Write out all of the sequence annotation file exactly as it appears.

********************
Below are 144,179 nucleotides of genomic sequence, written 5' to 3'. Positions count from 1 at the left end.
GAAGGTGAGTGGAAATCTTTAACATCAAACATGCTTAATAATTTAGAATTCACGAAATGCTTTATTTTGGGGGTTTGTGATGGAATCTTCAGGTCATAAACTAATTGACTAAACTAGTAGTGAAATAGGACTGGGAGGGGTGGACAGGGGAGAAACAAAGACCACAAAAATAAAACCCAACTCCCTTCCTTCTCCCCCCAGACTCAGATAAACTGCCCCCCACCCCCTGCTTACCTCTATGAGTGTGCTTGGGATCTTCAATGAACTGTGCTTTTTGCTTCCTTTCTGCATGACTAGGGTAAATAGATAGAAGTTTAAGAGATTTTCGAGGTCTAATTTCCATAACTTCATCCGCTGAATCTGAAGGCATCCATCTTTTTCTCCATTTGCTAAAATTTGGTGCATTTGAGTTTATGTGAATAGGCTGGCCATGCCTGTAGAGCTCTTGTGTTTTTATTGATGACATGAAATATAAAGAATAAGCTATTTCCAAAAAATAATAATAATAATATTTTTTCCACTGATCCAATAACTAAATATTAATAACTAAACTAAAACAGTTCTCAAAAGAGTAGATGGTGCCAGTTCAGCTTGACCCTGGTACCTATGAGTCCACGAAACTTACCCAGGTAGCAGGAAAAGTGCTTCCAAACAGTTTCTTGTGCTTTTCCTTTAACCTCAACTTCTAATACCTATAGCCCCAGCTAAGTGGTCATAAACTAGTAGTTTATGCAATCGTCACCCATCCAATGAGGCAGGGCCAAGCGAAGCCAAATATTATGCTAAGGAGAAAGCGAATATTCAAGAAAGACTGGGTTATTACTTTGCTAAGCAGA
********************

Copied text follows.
Below are 144,179 nucleotides of genomic sequence, written 5' to 3'. Positions count from 1 at the left end.
GAAGGTGAGTGGAAATCTTTAACATCAAACATGCTTAATAATTTAGAATTCACGAAATGCTTTATTTTGGGGGTTTGTGATGGAATCTTCAGGTCATAAACTAATTGACTAAACTAGTAGTGAAATAGGACTGGGAGGGGTGGACAGGGGAGAAACAAAGACCACAAAAATAAAACCCAACTCCCTTCCTTCTCCCCCCAGACTCAGATAAACTGCCCCCCACCCCCTGCTTACCTCTATGAGTGTGCTTGGGATCTTCAATGAACTGTGCTTTTTGCTTCCTTTCTGCATGACTAGGGTAAATAGATAGAAGTTTAAGAGATTTTCGAGGTCTAATTTCCATAACTTCATCCGCTGAATCTGAAGGCATCCATCTTTTTCTCCATTTGCTAAAATTTGGTGCATTTGAGTTTATGTGAATAGGCTGGCCATGCCTGTAGAGCTCTTGTGTTTTTATTGATGACATGAAATATAAAGAATAAGCTATTTCCAAAAAATAATAATAATAATATTTTTTCCACTGATCCAATAACTAAATATTAATAACTAAACTAAAACAGTTCTCAAAAGAGTAGATGGTGCCAGTTCAGCTTGACCCTGGTACCTATGAGTCCACGAAACTTACCCAGGTAGCAGGAAAAGTGCTTCCAAACAGTTTCTTGTGCTTTTCCTTTAACCTCAACTTCTAATACCTATAGCCCCAGCTAAGTGGTCATAAACTAGTAGTTTATGCAATCGTCACCCATCCAATGAGGCAGGGCCAAGCGAAGCCAAATATTATGCTAAGGAGAAAGCGAATATTCAAGAAAGACTGGGTTATTACTTTGCTAAGCAGA